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Grieve for Las Vegas, Edmonton, but sidestep the trolls: Paradkar

As has happened in the past, tragedies are exploited, victims are pushed aside and narratives are created to suit agendas, Shree Paradkar writes.

People gathered in Edmonton Sunday for a vigil in the wake of an attack in the city the day before that left five people injured.

Kevin Tuong / For Metro

People gathered in Edmonton Sunday for a vigil in the wake of an attack in the city the day before that left five people injured.

We’ve seen them before: the monsters who are interchangeable, their victims who are not.

There was horror this past weekend for the four people injured by a madman driving in Edmonton, knocking them down Saturday, horror for the police officer who had just been hit and stabbed.

Horror also for the 59 people who died, including Canadians Jordan McIldoon and Jessica Klymchuk, and the hundreds injured as the site of a country music festival in Las Vegas turned into a killing field Sunday.

There’s the continuing shock for the witnesses to the tragedies.

There is unending sorrow for the families left bereaved. McIldoon was 23, in the city to celebrate his impending 24th birthday. He was someone with a sense of humour. “God you’re hideous,” a friend commented recently on a Facebook photo of him. “God I know,” McIldoon responded, dryly.

Klymchuk, who left behind four kids, appeared to have been madly in love with her fiancé. “Brent you are heaven sent. You are my one and only. You’re one of a kind,” she told him in a Facebook post just last week.

One day you’re imagining a life together. Suddenly that life is irretrievably lost. Gone.

Each victim lies in the centre of a ripple of grief. Each needs to be mourned. Their loved ones need support.

That’s not enough vicarious suffering, though, for some of those watching from afar.

If online forums can be regarded as substitutes for the street corners of yore, discussions reveal that the first instinct of those asking, “Who?” is to seek to confirm biases and politicize the violence.

Then basic identifiers are placed in neat boxes.

Muslim — terrorist.

Black — violent criminal.

Refugee — freeloader.

White — mentally ill.

Tragedies are exploited, victims are pushed aside and narratives are created to suit agendas.

The alleged Edmonton attacker whom police identified as Abdulahi Hasan Sharif, 30, faced the triple threat of being Muslim, Black and a refugee, leading to hysterical calls to ban Muslim immigration and dire warnings of Canada’s definite slide into a land of Sharia law that nobody is asking for.

The next day, a white man’s senseless violence in Las Vegas appeared to leave people bereft of identity-based hate hooks, so the bickering rolled down the now ritualized path of gun control versus the second amendment — a necessary argument that could have easily waited a few hours.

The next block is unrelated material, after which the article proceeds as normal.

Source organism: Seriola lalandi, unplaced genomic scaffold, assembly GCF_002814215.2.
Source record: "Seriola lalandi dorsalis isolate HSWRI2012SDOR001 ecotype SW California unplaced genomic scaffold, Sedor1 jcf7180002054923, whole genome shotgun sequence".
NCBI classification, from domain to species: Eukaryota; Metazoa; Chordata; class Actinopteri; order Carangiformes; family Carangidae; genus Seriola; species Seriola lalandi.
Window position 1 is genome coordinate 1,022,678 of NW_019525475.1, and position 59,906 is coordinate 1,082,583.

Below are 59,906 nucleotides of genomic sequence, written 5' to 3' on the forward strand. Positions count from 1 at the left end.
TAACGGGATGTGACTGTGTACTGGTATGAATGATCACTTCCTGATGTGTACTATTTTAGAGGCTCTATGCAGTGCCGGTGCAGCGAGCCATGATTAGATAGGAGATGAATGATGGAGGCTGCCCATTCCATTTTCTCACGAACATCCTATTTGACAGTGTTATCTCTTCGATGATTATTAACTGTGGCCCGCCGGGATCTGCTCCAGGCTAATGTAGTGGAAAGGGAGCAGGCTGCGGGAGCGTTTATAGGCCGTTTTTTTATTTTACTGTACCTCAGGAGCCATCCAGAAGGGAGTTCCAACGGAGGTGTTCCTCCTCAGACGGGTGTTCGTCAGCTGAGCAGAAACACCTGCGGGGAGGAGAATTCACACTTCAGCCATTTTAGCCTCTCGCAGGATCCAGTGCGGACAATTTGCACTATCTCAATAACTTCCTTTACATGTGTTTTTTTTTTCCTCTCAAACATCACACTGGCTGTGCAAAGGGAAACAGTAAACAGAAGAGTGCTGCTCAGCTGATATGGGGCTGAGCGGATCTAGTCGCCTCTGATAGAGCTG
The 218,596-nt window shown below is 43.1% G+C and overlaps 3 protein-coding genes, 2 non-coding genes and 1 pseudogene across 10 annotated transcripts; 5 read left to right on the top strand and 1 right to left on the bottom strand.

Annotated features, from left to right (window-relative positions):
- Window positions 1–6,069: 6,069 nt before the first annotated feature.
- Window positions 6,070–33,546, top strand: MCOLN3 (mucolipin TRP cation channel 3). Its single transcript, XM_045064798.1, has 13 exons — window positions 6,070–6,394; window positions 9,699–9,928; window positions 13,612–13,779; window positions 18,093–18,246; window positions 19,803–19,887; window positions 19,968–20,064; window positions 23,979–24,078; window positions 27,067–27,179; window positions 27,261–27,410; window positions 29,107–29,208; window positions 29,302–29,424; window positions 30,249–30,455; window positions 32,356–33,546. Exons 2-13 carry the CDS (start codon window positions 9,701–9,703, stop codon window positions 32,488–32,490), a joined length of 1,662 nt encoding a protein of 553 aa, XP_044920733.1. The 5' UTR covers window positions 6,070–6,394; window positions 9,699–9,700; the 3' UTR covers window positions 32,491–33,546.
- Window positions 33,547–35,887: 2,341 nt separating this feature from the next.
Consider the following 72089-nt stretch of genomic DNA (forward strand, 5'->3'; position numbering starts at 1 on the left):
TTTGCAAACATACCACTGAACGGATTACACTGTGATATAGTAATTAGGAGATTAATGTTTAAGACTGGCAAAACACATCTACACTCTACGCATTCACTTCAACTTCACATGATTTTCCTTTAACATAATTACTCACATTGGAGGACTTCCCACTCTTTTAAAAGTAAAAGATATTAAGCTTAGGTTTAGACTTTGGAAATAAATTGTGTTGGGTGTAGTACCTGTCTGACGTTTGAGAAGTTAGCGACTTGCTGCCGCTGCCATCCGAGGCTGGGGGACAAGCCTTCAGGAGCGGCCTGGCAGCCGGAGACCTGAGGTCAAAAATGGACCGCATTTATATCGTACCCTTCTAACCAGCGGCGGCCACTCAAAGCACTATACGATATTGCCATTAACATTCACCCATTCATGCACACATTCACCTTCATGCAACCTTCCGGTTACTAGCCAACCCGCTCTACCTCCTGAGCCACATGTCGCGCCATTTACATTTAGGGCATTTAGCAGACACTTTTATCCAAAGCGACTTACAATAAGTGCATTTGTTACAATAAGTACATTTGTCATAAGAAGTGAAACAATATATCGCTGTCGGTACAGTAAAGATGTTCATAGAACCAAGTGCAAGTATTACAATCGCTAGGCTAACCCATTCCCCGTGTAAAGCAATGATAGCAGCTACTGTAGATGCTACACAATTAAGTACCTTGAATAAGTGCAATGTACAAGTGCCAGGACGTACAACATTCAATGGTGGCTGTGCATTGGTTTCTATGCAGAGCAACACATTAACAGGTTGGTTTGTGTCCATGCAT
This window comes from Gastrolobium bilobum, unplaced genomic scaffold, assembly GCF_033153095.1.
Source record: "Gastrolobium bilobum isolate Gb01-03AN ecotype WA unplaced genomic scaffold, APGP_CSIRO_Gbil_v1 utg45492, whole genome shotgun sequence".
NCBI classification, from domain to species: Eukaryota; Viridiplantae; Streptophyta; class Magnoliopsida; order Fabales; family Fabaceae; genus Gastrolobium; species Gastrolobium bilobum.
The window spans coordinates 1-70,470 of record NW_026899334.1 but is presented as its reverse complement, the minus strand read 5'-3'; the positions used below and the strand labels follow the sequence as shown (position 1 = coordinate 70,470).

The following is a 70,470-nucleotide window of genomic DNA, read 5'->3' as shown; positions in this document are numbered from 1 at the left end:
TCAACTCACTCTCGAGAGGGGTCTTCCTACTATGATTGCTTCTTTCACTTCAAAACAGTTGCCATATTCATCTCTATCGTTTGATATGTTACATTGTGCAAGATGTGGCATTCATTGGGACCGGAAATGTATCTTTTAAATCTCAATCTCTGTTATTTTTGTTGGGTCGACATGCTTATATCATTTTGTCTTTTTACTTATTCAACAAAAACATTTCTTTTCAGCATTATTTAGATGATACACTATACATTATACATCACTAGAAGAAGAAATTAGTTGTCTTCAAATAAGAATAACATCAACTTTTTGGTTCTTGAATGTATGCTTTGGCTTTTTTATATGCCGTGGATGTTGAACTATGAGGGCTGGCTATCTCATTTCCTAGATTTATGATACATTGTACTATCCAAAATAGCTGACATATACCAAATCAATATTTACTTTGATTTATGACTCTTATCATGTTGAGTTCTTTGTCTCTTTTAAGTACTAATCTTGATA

The Washington Post rushed to eulogize the killer with a soft-focus lens, calling him a man who “enjoyed gambling, country music, lived quiet life before massacre.” That was the headline of a story that described him as having gambling problems and a father who was on the FBI’s Most Wanted List.

If the aftermath of tragedies reveal the best in humans — the heroism of those risking their lives to save others, strangers donating blood, the first responders, the police — they also bring out the parasites who feed on pain, the bottom feeders of disasters.

These are people who take pleasure in circulating images of fake victims or fake perpetrators.

On Monday morning, far-right trolls spread the “news” that the Las Vegas shooting suspect was a man named Geary Danley and said he was a fan of MSNBC host Rachel Maddow. They called him a Democrat and said he was associated with an anti-Trump army.

After the attack in Manchester following the Ariana Grande concert in May, a YouTube personality who calls himself Review Brah was falsely listed as missing. There was his picture again Sunday night, with the words, “My brother was in Las Vegas the strip tonight. He’s not picking up my call! Has anyone seen him? Please help.”

Projecting comedian Sam Hyde as mass-shooter has become a favourite among trolls, according to a Buzzfeed list of hoaxes about the Las Vegas shooting.

Earlier this year, a tweet with Hyde’s photo read: Suspect in #Kalamazoo shooting identified as Klansman Stan Hider. In 2016, after a racist attack on a Missouri campus, a tweet captioned Hyde’s photo thus: Sam Hyde confirmed KKK white racist on #Mizzou campus.

As if on cue, his photo popped up again Sunday.

#Mandalay Bay shooter identified as 32 year OLD ISLAMIC CONVERT SAMIR AL-HAJEED #mandalaybay

A couple of accounts that now appear to be suspended shared a photo of porn actor Johnny Sins and said, “My dad is missing after Las Vegas shooting. Please RT and share. We are distraught.”

It has responses such as “I hope your dad is ok. Sending prayers from BC Canada.”

The tragedy, the fake cry for help, the compassion of strangers — these are fodder for humour for the unspeakably sick among us who delight in mining trauma for memes.

That life goes on is both platitude and fact. Tragic will be the day when misfortune comes knocking at the doors of the heartless, and there’s no one to cry for them. Then, too, life will simply go on.

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